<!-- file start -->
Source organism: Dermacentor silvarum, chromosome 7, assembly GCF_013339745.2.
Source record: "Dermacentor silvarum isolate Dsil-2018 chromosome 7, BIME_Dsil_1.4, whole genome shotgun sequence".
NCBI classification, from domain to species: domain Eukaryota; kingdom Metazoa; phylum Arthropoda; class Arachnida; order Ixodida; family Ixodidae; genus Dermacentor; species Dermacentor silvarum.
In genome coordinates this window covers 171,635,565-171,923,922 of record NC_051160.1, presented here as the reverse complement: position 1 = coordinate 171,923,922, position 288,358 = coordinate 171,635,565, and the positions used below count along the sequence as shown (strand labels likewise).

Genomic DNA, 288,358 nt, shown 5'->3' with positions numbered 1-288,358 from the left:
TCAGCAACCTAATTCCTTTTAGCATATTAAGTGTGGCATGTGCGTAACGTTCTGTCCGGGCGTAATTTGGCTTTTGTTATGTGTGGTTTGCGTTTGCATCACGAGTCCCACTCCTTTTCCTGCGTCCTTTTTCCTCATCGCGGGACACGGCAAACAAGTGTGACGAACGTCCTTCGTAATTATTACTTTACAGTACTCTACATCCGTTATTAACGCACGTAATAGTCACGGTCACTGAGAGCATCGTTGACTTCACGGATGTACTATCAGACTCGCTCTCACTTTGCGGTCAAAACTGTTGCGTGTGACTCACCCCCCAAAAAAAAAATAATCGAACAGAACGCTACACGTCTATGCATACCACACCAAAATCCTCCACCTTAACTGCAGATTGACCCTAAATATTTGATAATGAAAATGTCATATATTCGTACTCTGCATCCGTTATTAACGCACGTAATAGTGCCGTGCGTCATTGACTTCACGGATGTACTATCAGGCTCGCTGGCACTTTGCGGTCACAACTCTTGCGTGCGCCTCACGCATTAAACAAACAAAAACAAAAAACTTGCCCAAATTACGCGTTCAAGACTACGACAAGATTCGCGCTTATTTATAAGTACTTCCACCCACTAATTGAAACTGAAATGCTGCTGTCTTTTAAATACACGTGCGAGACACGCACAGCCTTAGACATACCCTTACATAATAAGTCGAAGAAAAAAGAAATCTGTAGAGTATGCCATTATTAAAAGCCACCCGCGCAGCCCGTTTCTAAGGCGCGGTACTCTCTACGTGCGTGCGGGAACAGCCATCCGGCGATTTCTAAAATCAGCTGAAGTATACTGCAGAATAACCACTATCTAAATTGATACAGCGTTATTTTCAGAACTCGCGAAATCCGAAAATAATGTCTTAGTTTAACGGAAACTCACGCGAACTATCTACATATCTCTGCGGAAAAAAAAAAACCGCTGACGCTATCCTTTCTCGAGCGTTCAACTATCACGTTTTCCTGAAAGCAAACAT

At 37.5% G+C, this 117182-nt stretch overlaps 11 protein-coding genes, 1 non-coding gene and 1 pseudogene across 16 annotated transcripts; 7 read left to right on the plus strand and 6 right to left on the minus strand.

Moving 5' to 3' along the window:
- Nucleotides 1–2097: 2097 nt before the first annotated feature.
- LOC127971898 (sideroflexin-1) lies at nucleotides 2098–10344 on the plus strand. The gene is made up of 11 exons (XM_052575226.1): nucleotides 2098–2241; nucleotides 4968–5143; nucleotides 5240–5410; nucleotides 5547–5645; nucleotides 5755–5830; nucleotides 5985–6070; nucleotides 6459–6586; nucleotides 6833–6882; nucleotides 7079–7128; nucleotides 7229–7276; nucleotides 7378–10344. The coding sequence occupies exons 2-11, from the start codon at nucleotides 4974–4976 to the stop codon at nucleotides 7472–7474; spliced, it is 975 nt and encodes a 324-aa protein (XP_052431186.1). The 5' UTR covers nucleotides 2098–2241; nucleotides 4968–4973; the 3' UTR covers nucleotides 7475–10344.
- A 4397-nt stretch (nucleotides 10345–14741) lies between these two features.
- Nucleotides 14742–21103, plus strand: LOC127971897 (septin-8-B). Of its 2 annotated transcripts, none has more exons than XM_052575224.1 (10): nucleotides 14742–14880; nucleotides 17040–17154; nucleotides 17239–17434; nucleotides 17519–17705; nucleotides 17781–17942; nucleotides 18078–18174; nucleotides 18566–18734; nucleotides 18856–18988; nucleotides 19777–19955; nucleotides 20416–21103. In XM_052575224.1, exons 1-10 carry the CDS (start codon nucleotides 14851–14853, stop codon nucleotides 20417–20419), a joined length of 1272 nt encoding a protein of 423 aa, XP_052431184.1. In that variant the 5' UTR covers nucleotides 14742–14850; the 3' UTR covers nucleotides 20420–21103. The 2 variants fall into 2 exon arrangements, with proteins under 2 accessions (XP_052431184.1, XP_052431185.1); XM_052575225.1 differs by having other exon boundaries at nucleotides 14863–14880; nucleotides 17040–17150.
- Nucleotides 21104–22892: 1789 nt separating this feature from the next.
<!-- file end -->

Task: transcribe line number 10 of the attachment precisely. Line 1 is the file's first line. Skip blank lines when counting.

- LOC127971898 (sideroflexin-1) lies at nucleotides 2098–10344 on the plus strand. The gene is made up of 11 exons (XM_052575226.1): nucleotides 2098–2241; nucleotides 4968–5143; nucleotides 5240–5410; nucleotides 5547–5645; nucleotides 5755–5830; nucleotides 5985–6070; nucleotides 6459–6586; nucleotides 6833–6882; nucleotides 7079–7128; nucleotides 7229–7276; nucleotides 7378–10344. The coding sequence occupies exons 2-11, from the start codon at nucleotides 4974–4976 to the stop codon at nucleotides 7472–7474; spliced, it is 975 nt and encodes a 324-aa protein (XP_052431186.1). The 5' UTR covers nucleotides 2098–2241; nucleotides 4968–4973; the 3' UTR covers nucleotides 7475–10344.